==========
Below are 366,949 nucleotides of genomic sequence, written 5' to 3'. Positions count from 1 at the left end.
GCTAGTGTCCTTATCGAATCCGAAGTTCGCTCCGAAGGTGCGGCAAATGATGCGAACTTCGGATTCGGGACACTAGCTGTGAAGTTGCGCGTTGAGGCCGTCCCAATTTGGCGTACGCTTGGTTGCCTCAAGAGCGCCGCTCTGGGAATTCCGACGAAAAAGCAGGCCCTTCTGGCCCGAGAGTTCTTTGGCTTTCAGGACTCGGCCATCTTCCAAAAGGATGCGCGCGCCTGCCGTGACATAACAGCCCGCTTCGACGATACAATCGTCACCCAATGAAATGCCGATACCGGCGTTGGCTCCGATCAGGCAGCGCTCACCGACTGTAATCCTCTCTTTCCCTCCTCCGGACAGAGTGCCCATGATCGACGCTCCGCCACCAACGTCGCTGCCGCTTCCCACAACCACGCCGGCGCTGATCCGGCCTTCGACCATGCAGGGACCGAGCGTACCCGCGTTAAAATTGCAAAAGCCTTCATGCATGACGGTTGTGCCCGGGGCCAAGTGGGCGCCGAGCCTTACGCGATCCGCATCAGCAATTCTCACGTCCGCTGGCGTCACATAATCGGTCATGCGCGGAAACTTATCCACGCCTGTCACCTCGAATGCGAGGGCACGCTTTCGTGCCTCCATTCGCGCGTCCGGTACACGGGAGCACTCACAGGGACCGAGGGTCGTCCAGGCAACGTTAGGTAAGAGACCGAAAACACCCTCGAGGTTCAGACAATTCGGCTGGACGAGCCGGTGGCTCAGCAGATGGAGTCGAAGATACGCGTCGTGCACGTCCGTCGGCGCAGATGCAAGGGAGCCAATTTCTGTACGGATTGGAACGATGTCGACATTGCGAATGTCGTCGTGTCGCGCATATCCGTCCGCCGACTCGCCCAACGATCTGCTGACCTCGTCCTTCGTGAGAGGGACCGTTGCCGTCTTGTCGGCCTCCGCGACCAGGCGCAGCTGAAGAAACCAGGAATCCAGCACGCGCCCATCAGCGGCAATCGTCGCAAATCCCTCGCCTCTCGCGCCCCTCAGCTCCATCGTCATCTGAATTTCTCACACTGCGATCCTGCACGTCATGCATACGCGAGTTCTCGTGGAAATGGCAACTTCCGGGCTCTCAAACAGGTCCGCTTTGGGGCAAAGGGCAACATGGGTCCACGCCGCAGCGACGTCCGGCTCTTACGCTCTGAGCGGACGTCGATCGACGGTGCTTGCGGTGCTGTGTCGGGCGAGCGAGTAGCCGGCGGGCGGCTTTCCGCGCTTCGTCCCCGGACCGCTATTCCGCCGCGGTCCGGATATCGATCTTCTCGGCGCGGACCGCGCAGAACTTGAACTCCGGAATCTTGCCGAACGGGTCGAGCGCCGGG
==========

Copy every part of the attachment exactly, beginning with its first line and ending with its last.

Below are 366,949 nucleotides of genomic sequence, written 5' to 3'. Positions count from 1 at the left end.
GCTAGTGTCCTTATCGAATCCGAAGTTCGCTCCGAAGGTGCGGCAAATGATGCGAACTTCGGATTCGGGACACTAGCTGTGAAGTTGCGCGTTGAGGCCGTCCCAATTTGGCGTACGCTTGGTTGCCTCAAGAGCGCCGCTCTGGGAATTCCGACGAAAAAGCAGGCCCTTCTGGCCCGAGAGTTCTTTGGCTTTCAGGACTCGGCCATCTTCCAAAAGGATGCGCGCGCCTGCCGTGACATAACAGCCCGCTTCGACGATACAATCGTCACCCAATGAAATGCCGATACCGGCGTTGGCTCCGATCAGGCAGCGCTCACCGACTGTAATCCTCTCTTTCCCTCCTCCGGACAGAGTGCCCATGATCGACGCTCCGCCACCAACGTCGCTGCCGCTTCCCACAACCACGCCGGCGCTGATCCGGCCTTCGACCATGCAGGGACCGAGCGTACCCGCGTTAAAATTGCAAAAGCCTTCATGCATGACGGTTGTGCCCGGGGCCAAGTGGGCGCCGAGCCTTACGCGATCCGCATCAGCAATTCTCACGTCCGCTGGCGTCACATAATCGGTCATGCGCGGAAACTTATCCACGCCTGTCACCTCGAATGCGAGGGCACGCTTTCGTGCCTCCATTCGCGCGTCCGGTACACGGGAGCACTCACAGGGACCGAGGGTCGTCCAGGCAACGTTAGGTAAGAGACCGAAAACACCCTCGAGGTTCAGACAATTCGGCTGGACGAGCCGGTGGCTCAGCAGATGGAGTCGAAGATACGCGTCGTGCACGTCCGTCGGCGCAGATGCAAGGGAGCCAATTTCTGTACGGATTGGAACGATGTCGACATTGCGAATGTCGTCGTGTCGCGCATATCCGTCCGCCGACTCGCCCAACGATCTGCTGACCTCGTCCTTCGTGAGAGGGACCGTTGCCGTCTTGTCGGCCTCCGCGACCAGGCGCAGCTGAAGAAACCAGGAATCCAGCACGCGCCCATCAGCGGCAATCGTCGCAAATCCCTCGCCTCTCGCGCCCCTCAGCTCCATCGTCATCTGAATTTCTCACACTGCGATCCTGCACGTCATGCATACGCGAGTTCTCGTGGAAATGGCAACTTCCGGGCTCTCAAACAGGTCCGCTTTGGGGCAAAGGGCAACATGGGTCCACGCCGCAGCGACGTCCGGCTCTTACGCTCTGAGCGGACGTCGATCGACGGTGCTTGCGGTGCTGTGTCGGGCGAGCGAGTAGCCGGCGGGCGGCTTTCCGCGCTTCGTCCCCGGACCGCTATTCCGCCGCGGTCCGGATATCGATCTTCTCGGCGCGGACCGCGCAGAACTTGAACTCCGGAATCTTGCCGAACGGGTCGAGCGCCGGG